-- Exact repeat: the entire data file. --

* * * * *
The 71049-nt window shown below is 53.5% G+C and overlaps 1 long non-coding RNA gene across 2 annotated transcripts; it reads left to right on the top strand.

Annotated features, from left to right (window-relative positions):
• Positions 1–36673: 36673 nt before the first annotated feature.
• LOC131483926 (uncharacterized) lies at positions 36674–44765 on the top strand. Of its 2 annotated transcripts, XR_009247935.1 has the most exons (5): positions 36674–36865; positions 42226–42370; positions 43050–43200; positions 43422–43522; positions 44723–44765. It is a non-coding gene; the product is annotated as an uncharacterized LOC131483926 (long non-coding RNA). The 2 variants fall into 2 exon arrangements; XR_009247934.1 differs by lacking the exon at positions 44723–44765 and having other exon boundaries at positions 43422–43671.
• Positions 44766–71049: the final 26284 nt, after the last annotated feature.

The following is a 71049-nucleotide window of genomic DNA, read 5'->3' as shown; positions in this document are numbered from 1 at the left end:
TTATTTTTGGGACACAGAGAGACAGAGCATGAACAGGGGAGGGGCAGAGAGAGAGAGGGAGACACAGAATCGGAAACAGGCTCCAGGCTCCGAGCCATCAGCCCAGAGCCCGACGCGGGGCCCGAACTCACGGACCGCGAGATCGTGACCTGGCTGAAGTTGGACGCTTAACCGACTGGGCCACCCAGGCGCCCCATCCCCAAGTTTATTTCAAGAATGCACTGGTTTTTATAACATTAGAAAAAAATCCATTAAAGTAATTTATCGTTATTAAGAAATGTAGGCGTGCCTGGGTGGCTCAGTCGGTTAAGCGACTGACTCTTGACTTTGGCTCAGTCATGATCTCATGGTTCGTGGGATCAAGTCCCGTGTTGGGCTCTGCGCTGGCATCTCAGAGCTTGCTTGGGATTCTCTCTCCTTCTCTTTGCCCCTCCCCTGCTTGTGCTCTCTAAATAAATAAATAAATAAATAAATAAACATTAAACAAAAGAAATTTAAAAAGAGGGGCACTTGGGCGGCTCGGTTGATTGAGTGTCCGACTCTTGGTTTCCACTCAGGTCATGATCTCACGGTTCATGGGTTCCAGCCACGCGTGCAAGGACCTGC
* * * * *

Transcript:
The 71049-nt window shown below is 53.5% G+C and overlaps 1 long non-coding RNA gene across 2 annotated transcripts; it reads left to right on the top strand.

Annotated features, from left to right (window-relative positions):
• Positions 1–36673: 36673 nt before the first annotated feature.
• LOC131483926 (uncharacterized) lies at positions 36674–44765 on the top strand. Of its 2 annotated transcripts, XR_009247935.1 has the most exons (5): positions 36674–36865; positions 42226–42370; positions 43050–43200; positions 43422–43522; positions 44723–44765. It is a non-coding gene; the product is annotated as an uncharacterized LOC131483926 (long non-coding RNA). The 2 variants fall into 2 exon arrangements; XR_009247934.1 differs by lacking the exon at positions 44723–44765 and having other exon boundaries at positions 43422–43671.
• Positions 44766–71049: the final 26284 nt, after the last annotated feature.

The following is a 71049-nucleotide window of genomic DNA, read 5'->3' as shown; positions in this document are numbered from 1 at the left end:
TTATTTTTGGGACACAGAGAGACAGAGCATGAACAGGGGAGGGGCAGAGAGAGAGAGGGAGACACAGAATCGGAAACAGGCTCCAGGCTCCGAGCCATCAGCCCAGAGCCCGACGCGGGGCCCGAACTCACGGACCGCGAGATCGTGACCTGGCTGAAGTTGGACGCTTAACCGACTGGGCCACCCAGGCGCCCCATCCCCAAGTTTATTTCAAGAATGCACTGGTTTTTATAACATTAGAAAAAAATCCATTAAAGTAATTTATCGTTATTAAGAAATGTAGGCGTGCCTGGGTGGCTCAGTCGGTTAAGCGACTGACTCTTGACTTTGGCTCAGTCATGATCTCATGGTTCGTGGGATCAAGTCCCGTGTTGGGCTCTGCGCTGGCATCTCAGAGCTTGCTTGGGATTCTCTCTCCTTCTCTTTGCCCCTCCCCTGCTTGTGCTCTCTAAATAAATAAATAAATAAATAAATAAACATTAAACAAAAGAAATTTAAAAAGAGGGGCACTTGGGCGGCTCGGTTGATTGAGTGTCCGACTCTTGGTTTCCACTCAGGTCATGATCTCACGGTTCATGGGTTCCAGCCACGCGTGCAAGGACCTGC